Art in the Round

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George Widman/AP

Art in the Round: The Barnes Collection

March 18, 2009
by Isabel Cowles
Albert C. Barnes stipulated in his will that his extensive art collection was to remain intact and displayed at his home in Merion, Pennsylvania. But the Barnes Foundation’s endowment has dwindled over the years. In 2004, a judge ruled that the collection would have to move to a larger location to generate sufficient revenue. Although art lovers dispute how Barnes would have handled the situation, they all agree that the collection is a wonder.

Albert C. Barnes: Entrepreneur, Art Lover

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Born in 1872 in Kensington, Philadelphia, Albert C. Barnes attended the University of Pennsylvania’s medical school, but decided to make a living as an entrepreneur. Using his background in chemistry, Barnes co-invented an antiseptic silver compound called Argyrol and established a successful pharmaceutical company.

Barnes sold his company in 1929 at the height of the stock market, and walked away with a fortune before the crash. In the 1930s, he had enough wealth to invest in art, which was being sold at extremely low prices. Barnes also had money to buy several properties, one of which became the site of his famous collection and its adjoining arboretum.

Barnes began collecting with the help of philosopher and educator John Dewey, an advocate of experiential learning and a lover of French Impressionism. Both Dewey and Barnes agreed that philosophy and art were only of value if they invoked elements of every day life and both considered art an essential form of education.

The Collection

Dewey helped Barnes establish the collection, which includes a variety of Impressionist work as well as Greco-Roman and African art: a visual tour of the galleries is available through the Barnes Foundation Web site.

When initially displayed, the collection, which included works by Matisse, Picasso, Modigliani and de Chirico, was dubbed “morbid,” “emotional,” “diseased” and “degenerate” by critics. Enraged by these views, Barnes decided to show the exhibit by invitation only. The decision prompted him to establish the Barnes Foundation, a private space for art and education where working-class citizens were especially welcome.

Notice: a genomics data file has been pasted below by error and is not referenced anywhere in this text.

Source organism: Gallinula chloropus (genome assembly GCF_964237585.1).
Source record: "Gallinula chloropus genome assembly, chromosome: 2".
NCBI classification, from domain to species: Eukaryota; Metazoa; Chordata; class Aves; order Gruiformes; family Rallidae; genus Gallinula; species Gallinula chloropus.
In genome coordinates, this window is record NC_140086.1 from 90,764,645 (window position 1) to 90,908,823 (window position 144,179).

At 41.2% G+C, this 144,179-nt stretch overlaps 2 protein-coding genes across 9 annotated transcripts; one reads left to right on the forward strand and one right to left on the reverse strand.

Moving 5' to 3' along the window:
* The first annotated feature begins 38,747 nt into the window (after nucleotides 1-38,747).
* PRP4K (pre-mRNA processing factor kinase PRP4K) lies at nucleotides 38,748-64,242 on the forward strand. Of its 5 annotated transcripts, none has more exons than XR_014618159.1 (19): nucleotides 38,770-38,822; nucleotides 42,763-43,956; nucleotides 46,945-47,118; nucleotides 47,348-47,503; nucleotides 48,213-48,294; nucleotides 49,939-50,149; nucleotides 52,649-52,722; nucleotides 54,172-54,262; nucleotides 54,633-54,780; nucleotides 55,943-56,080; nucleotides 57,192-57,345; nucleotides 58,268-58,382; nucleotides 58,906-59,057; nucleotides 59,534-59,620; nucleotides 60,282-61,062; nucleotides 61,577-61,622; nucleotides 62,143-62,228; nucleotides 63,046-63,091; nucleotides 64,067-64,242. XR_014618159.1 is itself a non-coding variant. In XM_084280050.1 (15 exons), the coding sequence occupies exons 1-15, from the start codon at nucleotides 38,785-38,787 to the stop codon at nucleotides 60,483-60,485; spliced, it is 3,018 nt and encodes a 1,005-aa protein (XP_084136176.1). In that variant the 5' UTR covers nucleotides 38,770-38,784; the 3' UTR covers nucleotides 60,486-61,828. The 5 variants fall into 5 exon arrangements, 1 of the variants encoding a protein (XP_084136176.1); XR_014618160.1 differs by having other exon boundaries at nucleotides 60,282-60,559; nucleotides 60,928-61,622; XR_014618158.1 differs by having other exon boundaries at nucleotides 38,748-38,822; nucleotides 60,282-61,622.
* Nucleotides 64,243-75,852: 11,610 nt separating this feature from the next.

The educational component of the Barnes Foundation was integral to Barnes’s conception. According to Foundation archivist Katy Rawdon-Faucett, “Barnes felt that by learning to look at art critically and learning it from your perspective, you would be able to improve your own mind. So it wasn’t just that you were learning dates and numbers and names but that you were learning … how to think for yourself. It was really a social improvement methodology.” The Foundation continues to offer workshops and classes.

The Controversy

In his will, Barnes stipulated that to preserve the integrity of the collection, none of the art should be moved from his purposeful display.

In 1998, the Barnes Foundation, in need of funding for structural repairs, sent some of the most recognizable works on a world tour to raise money. Unexpected costs arose and the foundation found itself on the verge of bankruptcy: with help from the Pew Charitable Trusts, the Lenfest and the Annenberg Foundations, the collection managed to stay open.

In 2004, a judge ordered that the collection be moved to a location where more visitors could see the paintings, thereby generating greater revenue. David Nash, a Manhattan dealer who appraised the Barnes collection many times, said: “It’s a terrible shame. The whole concept of the Barnes will be ruined. The installation, the building itself, was like seeing something under a glass dome. It would be as though the Frick were dismantled and put back together at the Met.”

A look at some of the controversy surrounding the Barnes Foundation is available from the Friends of the Barnes Foundation Web site, which also includes a link to “sensible solutions” for maintaining the Barnes Foundation as is.
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